This is a thick muscle that lies under biceps brachii. This muscle bridges the humerus (upper arm bone) and the ulna (one of the forearm bones). Brachialis plays as the main flexor of the forearm and elbow flexion. Though biceps brachii is the large lump of the arm, it is the brachialis that provides power for flexion. This muscle doesn’t work as pronator or supinator. Instead, it works as flexor regardless of the position of the arm.



This muscle is the smallest muscle amongst the three. It is also attached to the coracoid process. This is located at the mid-upper part of the arm. It helps stabilize the shoulder joints. Its main function is flexion and abduction of the arm.

Biceps 101: Functions and Actions of Biceps

The biceps muscle groups are very essential in every upper arm movement. These muscle groups generally are flexors. Each has specific functions and purpose, but are designed to work together.

Your arms cannot fully function when one of the muscle groups stop doing its job. Every bodybuilder should ensure not to strain these muscles. Overusing your muscles could lead to numbness and pain. When in pain, your movements are limited and weightlifting might be prohibited.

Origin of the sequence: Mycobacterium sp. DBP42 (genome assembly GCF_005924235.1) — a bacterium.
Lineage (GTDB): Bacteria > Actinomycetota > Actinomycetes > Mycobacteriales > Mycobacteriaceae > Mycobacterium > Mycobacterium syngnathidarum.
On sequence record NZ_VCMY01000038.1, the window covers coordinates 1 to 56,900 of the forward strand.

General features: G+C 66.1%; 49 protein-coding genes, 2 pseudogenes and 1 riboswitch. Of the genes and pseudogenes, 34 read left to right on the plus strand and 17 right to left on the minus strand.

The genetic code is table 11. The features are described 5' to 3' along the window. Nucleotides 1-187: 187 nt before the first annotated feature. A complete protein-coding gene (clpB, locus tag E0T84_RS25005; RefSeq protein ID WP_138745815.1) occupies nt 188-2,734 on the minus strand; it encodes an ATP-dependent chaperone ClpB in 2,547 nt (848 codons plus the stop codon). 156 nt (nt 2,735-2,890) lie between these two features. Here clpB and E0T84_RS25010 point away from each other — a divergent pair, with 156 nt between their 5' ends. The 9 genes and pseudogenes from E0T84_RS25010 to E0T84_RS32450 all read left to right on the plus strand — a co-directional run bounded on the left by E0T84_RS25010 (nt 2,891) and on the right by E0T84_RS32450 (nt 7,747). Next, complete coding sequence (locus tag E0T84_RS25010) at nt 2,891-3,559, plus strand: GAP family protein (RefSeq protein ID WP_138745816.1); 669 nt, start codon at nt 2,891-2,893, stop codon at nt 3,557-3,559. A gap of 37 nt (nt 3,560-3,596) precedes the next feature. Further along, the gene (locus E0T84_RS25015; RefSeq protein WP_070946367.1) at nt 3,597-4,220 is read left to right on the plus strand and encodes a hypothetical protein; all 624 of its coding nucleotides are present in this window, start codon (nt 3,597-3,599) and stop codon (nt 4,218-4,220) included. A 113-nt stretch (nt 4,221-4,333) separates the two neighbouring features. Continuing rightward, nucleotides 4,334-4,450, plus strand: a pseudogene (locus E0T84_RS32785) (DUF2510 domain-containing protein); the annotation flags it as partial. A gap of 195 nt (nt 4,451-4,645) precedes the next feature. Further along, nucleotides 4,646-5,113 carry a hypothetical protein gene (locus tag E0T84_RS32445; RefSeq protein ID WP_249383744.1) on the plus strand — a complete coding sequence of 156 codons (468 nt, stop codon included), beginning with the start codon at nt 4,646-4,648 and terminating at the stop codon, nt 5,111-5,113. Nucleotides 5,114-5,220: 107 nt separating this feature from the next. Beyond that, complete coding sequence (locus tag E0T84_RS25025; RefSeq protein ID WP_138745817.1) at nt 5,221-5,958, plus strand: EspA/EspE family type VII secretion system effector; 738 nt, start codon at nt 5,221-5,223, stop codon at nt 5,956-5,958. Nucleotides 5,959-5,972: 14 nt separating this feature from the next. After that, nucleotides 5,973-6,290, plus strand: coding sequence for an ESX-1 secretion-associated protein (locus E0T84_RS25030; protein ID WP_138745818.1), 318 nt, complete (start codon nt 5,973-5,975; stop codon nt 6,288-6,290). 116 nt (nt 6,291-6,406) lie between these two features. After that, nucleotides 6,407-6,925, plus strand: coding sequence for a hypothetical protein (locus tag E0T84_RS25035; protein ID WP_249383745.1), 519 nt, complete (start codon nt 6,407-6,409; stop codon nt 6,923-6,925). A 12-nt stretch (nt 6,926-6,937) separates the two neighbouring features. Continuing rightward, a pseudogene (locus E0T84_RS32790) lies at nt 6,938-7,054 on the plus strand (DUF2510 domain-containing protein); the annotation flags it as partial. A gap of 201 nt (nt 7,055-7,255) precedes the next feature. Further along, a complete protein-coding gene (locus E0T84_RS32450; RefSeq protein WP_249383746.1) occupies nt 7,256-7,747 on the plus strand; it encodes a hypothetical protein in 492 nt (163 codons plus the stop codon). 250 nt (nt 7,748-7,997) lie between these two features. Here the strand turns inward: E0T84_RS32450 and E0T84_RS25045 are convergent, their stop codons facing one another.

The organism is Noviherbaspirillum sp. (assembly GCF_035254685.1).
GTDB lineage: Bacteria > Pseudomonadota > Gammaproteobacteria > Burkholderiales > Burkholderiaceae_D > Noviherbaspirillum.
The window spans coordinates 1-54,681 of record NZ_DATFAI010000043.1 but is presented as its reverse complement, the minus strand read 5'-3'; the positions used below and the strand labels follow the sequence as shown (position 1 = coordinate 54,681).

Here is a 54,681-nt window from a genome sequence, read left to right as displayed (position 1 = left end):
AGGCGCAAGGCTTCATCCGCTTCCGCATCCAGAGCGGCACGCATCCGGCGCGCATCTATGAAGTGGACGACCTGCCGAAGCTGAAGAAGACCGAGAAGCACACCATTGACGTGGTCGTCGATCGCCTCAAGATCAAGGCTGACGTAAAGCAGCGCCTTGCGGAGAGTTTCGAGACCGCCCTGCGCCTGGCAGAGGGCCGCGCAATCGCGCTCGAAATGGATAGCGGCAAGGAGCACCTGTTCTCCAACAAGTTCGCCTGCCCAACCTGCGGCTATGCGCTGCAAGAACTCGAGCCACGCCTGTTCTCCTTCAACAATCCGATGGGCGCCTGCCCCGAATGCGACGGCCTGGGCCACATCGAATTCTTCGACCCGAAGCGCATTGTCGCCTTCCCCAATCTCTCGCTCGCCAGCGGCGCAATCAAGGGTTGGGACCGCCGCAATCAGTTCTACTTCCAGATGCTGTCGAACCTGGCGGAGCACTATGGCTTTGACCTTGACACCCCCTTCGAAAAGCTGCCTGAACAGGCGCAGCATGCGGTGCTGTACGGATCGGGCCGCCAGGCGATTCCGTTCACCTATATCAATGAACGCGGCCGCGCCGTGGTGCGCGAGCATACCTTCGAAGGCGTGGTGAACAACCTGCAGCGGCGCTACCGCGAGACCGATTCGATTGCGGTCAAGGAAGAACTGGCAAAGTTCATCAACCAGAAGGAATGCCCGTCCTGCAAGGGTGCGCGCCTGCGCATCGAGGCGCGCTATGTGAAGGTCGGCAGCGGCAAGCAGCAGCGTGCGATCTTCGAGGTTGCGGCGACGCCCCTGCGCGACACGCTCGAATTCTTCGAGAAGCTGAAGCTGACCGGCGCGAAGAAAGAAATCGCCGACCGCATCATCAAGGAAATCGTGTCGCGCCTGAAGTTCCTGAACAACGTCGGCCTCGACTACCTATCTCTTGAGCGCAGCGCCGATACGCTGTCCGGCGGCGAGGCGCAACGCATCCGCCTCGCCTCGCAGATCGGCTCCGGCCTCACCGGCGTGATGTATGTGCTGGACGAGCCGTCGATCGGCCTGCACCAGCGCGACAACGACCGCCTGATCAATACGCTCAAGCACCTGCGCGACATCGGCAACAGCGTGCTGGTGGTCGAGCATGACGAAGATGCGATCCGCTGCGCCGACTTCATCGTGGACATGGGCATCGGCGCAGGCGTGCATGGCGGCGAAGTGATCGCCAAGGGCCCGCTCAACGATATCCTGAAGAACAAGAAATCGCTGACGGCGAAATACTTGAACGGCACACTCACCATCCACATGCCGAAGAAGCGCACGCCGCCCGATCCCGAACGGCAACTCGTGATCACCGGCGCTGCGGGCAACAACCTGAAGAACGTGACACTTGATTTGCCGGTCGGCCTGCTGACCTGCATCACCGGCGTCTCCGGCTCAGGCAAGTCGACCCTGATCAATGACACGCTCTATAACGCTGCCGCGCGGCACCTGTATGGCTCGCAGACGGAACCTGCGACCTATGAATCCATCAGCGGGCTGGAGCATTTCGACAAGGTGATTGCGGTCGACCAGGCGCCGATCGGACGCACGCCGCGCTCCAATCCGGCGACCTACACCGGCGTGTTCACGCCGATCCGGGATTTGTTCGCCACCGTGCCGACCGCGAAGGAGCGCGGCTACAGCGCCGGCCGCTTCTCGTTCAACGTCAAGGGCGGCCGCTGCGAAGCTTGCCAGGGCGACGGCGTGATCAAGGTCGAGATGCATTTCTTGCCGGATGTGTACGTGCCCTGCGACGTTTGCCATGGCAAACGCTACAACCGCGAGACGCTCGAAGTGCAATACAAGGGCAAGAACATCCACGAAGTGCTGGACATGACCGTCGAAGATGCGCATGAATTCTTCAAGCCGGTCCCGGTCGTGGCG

Let us see how these muscle groups collectively work and function.

The main functions of biceps according to each muscle group are as follows:

  • Flexor of the elbow – bending and flexing of the arm at the elbow joint. This enables you to move your forearm to your shoulder. You won’t be able to do barbell curls without the flexors.
  • Supination of forearm – rotating movement of your forearm. Are you able to rotate your palm faces up and down? Are you able to rotate dumbbells inwards or outwards? Your biceps are responsible for these movements.
  • Flexor of the shoulder – moving of the arm forward. You can feel the biceps’ involvement when you raise or pull your arms. Another function of the biceps is to help you reach up and pull yourself up on those bars.

Your life is easier thanks to your biceps. It is involved in most of the actions that require upper arm movement. Even a simple act of carrying your gym bag requires the help of your biceps.

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Having strong and toned biceps are important. It does not just help you look good. Beyond the physical aspect, the role of biceps in your everyday life is critical. Your everyday tasks become easier because of this group of muscles.

Just like with any other part of your body, biceps play a critical role. You would be able to appreciate its importance more now that you understand its anatomy. You can use this newly-acquired knowledge to focus on exercises that work on this muscle group.

It’s not impossible to achieve toned and well-formed biceps. With the use of proper equipment and a workout routine, you can come out of the gym soon with your body goal obtained.


Alex. (2015). Biceps Anatomy: All About the Biceps Muscles. Retrieved from

Biceps. (n.d.). Retrieved from

Biceps brachii muscle. (n.d.). Retrieved from

Muscles of the Upper Arm. (n.d.). Retrieved from